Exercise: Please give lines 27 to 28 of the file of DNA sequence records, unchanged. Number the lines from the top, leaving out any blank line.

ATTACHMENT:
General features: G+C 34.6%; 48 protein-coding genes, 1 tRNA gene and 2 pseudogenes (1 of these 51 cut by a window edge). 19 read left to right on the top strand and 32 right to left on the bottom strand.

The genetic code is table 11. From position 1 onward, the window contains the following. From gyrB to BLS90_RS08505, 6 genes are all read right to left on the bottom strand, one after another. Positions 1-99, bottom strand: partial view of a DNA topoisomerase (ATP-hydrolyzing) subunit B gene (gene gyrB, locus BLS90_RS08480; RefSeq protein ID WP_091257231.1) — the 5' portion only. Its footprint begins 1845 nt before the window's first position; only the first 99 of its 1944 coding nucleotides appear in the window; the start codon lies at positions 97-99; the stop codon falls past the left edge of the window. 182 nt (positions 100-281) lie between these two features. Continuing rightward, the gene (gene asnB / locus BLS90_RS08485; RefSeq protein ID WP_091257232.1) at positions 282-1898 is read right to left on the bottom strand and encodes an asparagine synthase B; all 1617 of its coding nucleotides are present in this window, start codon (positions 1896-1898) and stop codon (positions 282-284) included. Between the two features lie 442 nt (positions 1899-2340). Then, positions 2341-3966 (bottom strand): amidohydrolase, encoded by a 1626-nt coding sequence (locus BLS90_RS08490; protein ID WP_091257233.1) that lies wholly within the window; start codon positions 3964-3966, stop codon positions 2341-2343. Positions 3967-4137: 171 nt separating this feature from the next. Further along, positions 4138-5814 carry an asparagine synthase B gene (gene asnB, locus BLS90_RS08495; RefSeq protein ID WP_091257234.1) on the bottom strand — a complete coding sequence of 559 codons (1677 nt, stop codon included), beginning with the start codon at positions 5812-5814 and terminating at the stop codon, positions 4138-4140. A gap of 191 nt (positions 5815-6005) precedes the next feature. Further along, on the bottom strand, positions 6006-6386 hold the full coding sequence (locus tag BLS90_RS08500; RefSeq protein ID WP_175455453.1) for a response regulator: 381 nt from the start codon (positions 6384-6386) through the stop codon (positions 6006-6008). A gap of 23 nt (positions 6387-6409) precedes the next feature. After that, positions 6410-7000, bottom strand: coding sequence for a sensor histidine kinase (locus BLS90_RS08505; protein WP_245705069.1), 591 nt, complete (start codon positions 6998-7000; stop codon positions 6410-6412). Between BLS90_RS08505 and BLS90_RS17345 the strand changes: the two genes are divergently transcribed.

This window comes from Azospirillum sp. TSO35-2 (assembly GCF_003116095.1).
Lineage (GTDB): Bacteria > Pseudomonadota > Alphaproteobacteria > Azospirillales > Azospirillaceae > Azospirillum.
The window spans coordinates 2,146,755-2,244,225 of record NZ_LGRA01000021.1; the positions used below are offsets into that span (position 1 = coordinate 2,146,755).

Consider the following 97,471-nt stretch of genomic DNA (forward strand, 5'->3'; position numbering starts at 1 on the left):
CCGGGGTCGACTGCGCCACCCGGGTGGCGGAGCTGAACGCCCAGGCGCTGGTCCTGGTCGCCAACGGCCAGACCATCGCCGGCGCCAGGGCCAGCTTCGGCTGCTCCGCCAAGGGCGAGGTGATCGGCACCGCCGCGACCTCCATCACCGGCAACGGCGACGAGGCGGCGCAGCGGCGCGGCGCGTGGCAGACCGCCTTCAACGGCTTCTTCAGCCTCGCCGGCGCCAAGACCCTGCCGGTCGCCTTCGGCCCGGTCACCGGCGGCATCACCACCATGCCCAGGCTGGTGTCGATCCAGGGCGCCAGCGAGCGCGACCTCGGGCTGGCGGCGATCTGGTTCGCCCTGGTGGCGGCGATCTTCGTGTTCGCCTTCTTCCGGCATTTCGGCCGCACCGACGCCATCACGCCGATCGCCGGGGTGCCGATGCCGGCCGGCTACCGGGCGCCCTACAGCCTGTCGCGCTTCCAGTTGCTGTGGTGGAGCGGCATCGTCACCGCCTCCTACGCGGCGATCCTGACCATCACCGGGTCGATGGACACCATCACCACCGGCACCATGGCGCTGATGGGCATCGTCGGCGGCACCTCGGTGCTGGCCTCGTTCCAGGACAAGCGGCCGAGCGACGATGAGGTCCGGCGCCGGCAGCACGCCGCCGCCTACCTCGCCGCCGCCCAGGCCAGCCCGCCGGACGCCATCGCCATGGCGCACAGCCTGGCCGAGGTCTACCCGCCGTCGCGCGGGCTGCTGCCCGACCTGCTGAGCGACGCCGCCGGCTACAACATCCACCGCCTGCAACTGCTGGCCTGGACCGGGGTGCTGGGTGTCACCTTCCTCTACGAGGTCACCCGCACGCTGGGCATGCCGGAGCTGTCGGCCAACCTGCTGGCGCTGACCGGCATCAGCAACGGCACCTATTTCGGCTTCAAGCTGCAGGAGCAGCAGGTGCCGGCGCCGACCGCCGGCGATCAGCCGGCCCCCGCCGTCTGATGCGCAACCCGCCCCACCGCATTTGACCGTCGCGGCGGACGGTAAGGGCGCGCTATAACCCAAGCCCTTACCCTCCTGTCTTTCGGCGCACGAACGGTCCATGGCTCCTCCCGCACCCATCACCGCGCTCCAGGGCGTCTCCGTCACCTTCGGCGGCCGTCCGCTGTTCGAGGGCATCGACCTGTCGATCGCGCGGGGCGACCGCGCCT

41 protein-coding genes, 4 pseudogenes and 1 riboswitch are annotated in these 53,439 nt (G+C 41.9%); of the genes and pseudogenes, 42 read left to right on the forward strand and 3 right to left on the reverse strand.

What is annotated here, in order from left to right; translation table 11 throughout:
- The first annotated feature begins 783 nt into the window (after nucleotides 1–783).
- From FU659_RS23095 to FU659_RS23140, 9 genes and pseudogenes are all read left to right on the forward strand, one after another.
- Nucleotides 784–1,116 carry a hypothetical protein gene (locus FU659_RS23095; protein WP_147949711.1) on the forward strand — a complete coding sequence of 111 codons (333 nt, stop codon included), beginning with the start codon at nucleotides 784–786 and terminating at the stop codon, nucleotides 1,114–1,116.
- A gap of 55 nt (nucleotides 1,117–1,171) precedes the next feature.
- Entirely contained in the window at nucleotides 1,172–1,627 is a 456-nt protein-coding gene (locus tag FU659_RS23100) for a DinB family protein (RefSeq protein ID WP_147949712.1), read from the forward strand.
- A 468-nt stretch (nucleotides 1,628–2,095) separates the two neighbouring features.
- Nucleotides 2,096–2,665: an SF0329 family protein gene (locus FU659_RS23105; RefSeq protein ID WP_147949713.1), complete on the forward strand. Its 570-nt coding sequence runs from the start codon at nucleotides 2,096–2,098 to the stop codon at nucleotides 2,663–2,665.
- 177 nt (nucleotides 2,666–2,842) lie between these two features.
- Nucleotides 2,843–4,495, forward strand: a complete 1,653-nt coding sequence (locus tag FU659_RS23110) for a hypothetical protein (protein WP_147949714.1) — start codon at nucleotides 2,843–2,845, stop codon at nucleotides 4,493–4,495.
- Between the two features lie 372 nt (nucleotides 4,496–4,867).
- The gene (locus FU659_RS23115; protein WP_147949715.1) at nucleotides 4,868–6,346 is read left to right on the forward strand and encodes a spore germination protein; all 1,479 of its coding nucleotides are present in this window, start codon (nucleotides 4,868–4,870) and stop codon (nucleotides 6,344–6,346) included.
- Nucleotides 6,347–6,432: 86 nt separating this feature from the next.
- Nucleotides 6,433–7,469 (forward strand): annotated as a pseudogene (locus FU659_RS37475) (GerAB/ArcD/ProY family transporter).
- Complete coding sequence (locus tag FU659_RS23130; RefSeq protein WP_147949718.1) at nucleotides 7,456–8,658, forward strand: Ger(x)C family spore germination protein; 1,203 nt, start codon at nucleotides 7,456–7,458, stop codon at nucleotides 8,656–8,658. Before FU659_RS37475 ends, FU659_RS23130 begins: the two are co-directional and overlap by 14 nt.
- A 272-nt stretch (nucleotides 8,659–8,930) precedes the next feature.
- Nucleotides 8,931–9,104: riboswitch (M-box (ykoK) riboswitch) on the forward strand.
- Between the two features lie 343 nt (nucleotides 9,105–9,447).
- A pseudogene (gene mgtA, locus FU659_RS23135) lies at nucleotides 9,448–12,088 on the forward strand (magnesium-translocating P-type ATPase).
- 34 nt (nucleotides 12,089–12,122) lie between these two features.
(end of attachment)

- A pseudogene (gene mgtA, locus FU659_RS23135) lies at nucleotides 9,448–12,088 on the forward strand (magnesium-translocating P-type ATPase).
- 34 nt (nucleotides 12,089–12,122) lie between these two features.